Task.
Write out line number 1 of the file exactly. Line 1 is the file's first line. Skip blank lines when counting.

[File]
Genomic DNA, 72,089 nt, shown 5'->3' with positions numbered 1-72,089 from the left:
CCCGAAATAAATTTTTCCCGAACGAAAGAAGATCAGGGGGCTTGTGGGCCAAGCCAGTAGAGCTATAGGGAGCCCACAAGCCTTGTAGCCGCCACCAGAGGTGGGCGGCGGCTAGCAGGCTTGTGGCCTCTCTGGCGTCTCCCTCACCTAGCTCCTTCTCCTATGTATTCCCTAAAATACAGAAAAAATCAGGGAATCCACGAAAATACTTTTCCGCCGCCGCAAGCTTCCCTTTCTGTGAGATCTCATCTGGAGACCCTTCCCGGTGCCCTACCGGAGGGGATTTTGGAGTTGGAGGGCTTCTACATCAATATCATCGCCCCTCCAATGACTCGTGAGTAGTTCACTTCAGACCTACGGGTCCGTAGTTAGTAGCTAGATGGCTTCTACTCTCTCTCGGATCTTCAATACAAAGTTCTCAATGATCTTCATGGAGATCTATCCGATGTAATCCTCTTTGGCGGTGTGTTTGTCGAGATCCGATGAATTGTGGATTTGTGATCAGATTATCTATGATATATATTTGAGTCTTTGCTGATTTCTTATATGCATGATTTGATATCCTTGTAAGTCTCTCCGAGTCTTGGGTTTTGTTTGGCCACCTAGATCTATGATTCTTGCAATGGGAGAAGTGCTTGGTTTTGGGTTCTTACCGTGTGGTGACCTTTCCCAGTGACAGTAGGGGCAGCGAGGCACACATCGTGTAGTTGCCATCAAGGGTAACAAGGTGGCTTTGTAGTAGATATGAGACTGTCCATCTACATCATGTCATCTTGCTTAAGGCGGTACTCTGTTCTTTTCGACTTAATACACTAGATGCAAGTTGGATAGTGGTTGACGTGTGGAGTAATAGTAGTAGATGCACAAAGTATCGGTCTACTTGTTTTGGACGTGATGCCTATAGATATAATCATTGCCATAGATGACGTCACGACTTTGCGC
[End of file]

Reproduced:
Genomic DNA, 72,089 nt, shown 5'->3' with positions numbered 1-72,089 from the left: